Mobile App Development: Hiring the Right Developers Near and Far

By Alison Diana  |  Print this article Print

The mobile application development market is sizzling hot as companies look for apps to help them connect with customers or even access their own back end systems at the office. Here's a look at the opportunity and what it takes to succeed.

 Near and Far

Some channel organizations and outsourcers turn to international locations for software engineers and developers, working with employees or contract workers around the world. In the case of Cazoomi, about 90 percent of its workforce is located overseas, Wilson said. All these developers are connected via a LinkedIn network, which is available to all Cazoomi clients, he noted.

For its part, Growth Acceleration Partners uses its office in Costa Rica as the site for near-shoring services such as application development; DataArt relies extensively on software engineers in Russia and the Ukraine, Alexei Miller, executive vice president of the software outsourcing company, told Channel Insider.

"We think it’s one of the best regions in the world, in terms of price to performance ratio," he said. "Our success 100 percent depends on whether we can find and keep the good people. And keeping them is harder than finding them. One of the problems our competitors are finding is keeping them. We are so adamant about keeping our turnover low. Stability cannot be over-estimated."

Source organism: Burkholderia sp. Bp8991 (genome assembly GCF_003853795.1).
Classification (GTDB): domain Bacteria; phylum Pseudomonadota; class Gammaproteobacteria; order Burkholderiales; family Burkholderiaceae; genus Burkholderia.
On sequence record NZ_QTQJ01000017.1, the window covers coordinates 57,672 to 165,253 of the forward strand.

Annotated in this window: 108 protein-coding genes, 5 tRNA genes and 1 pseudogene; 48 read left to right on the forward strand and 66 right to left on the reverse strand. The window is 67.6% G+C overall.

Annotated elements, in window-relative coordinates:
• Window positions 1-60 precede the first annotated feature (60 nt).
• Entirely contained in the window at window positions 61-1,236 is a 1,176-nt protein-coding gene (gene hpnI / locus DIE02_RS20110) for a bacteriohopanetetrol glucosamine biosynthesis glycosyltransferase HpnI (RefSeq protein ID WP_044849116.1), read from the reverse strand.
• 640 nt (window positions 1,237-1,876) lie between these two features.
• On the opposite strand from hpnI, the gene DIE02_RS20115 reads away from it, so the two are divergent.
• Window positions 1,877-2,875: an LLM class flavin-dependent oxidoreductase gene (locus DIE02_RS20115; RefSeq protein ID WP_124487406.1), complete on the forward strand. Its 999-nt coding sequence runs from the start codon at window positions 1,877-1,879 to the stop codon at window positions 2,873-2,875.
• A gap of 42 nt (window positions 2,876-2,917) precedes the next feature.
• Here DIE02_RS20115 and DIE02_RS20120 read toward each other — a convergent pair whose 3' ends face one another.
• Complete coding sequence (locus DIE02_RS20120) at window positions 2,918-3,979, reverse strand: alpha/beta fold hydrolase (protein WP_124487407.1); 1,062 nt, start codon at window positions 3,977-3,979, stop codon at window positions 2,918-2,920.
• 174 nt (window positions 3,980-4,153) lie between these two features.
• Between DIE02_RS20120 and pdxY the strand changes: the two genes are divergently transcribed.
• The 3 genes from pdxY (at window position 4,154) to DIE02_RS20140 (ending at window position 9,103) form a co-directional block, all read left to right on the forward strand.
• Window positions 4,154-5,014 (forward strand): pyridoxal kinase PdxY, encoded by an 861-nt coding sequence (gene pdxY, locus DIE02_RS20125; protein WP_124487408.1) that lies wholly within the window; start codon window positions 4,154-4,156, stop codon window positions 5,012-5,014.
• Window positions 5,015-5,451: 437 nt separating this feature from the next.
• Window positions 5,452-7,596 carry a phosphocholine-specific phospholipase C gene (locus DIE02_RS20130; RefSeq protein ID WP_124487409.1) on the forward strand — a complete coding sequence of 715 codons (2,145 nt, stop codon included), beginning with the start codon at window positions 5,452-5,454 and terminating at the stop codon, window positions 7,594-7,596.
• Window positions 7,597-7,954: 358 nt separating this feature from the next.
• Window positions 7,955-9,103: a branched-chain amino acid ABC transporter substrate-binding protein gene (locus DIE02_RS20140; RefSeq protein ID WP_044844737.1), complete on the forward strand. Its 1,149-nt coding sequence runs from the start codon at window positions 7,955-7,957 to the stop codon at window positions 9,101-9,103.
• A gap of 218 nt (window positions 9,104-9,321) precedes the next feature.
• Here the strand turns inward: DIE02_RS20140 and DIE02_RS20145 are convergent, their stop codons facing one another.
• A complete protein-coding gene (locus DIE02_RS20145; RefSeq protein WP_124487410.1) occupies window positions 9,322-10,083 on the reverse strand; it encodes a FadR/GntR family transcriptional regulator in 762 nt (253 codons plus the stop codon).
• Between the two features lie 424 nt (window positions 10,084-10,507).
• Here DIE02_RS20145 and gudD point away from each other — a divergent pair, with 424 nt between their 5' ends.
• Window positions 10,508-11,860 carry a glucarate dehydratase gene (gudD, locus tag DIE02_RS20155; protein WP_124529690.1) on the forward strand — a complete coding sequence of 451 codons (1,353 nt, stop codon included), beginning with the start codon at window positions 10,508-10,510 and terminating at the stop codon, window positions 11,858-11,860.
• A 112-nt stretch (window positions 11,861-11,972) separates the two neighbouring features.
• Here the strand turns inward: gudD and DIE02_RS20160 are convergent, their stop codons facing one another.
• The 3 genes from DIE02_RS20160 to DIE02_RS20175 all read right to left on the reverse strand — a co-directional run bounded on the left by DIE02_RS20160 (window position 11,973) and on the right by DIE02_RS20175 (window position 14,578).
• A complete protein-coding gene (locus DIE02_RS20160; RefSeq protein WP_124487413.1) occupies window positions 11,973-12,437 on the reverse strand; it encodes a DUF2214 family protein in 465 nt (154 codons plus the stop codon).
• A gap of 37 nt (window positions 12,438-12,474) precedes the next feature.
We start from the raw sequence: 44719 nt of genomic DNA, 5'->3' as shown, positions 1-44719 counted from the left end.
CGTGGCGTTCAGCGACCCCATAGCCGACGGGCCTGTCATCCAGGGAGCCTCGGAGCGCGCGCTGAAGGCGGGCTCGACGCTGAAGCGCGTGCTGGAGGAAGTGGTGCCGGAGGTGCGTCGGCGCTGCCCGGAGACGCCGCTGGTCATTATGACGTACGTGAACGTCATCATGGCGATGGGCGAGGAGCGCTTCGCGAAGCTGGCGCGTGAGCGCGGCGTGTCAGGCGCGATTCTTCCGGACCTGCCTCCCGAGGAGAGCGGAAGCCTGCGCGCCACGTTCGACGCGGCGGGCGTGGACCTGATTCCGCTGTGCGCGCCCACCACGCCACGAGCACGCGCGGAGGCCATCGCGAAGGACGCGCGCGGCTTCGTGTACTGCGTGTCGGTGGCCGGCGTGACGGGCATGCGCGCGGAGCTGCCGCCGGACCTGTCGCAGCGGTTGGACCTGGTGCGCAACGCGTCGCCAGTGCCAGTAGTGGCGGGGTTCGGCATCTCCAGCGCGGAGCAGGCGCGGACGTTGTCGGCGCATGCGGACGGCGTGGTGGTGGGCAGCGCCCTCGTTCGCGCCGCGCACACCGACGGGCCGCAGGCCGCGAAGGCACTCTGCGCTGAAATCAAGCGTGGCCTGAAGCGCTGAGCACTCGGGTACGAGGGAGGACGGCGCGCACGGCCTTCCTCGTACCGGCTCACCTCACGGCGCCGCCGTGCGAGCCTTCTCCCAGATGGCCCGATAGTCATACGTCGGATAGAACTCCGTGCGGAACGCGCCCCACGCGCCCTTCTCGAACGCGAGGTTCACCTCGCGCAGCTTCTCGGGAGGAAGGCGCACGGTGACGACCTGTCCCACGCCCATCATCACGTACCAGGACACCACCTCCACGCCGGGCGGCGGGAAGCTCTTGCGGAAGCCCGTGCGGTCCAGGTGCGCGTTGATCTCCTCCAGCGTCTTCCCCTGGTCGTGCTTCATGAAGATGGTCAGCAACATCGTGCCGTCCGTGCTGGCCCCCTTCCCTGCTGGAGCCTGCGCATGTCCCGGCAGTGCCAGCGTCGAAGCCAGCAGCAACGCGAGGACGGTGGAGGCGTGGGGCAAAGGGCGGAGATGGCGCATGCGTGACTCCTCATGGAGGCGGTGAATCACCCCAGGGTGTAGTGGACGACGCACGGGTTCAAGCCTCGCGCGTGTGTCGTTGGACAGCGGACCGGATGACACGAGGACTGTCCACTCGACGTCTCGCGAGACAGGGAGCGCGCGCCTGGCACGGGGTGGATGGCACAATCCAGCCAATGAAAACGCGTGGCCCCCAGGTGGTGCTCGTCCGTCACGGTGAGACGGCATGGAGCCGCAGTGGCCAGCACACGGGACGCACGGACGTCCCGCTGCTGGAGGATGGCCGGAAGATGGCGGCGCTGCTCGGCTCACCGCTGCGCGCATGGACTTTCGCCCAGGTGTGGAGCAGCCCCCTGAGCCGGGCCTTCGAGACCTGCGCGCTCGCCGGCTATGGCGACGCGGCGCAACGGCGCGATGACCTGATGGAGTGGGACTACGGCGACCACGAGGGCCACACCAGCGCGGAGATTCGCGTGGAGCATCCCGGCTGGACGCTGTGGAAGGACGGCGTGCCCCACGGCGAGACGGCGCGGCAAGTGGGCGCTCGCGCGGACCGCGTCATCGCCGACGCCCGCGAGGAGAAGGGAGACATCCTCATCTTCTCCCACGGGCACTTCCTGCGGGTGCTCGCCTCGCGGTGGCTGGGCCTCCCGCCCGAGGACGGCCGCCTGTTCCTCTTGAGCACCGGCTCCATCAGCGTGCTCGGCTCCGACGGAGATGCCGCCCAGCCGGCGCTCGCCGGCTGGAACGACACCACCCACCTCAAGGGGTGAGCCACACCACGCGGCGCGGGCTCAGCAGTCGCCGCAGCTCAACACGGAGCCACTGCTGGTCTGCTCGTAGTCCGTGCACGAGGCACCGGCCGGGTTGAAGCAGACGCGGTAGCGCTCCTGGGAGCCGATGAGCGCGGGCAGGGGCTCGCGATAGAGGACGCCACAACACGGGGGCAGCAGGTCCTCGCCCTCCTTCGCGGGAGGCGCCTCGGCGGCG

Other channel organizations—especially those serving privacy-sensitive markets such as healthcare, finance, and government—are sticking closer to home, according to McKinsey Quarterly. "Even with work that’s not bound by such regulations, it isn’t uncommon for up to 25 percent of all IT service tasks to remain in onshore or at least close-shore locations (close to the home market, though not necessarily in it), simply because that’s where skilled software technicians are found or can be quickly deployed," a recent McKinsey Quarterly article said.

Keeping IT Real

No matter where employees live, retention is a challenge for channel organizations looking to enter into or expand their app-development services, said Alice Hill, managing director of Dice. It’s a good time for software developers with mobile app skills, especially, she told Channel Insider.

"We’re seeing tech overall showing a real healthy recovery, and I think mobile plays a real part of it," said Hill.

Unlike some areas of expertise, mobile app developers cannot have a long legacy in this field because it is so new. So what should potential employers look for, beyond the usual human resource questions? Often, those interested in this career path have developed mobile apps on their own, if they haven’t done so for other employers or clients. Ensure there is a correlation between their past work and current needs, however.

"There’s a difference between a mobile app developer who can build a really good game and one who can integrate social media," said Hill. "Make sure they tie in to your category. Does that really apply to your business? Is a great game developer going to help you?"

Before opting to make any large-scale financial investments, solution providers interested in mobile app development may consider giving top internal developers time to experiment. This can lead to new revenue opportunities and is a strong employee retention tool, Hill said.

"If you have a big player in your company, this is a great way to give them a project, especially if there’s not an emergency to get an app out," she said. "They are always curious and always want to figure out new things. That’s always an opportunity for them. Boredom on the job is one reason people leave, especially good developers. They’re problem-solvers. You want to put them on new problems if you can."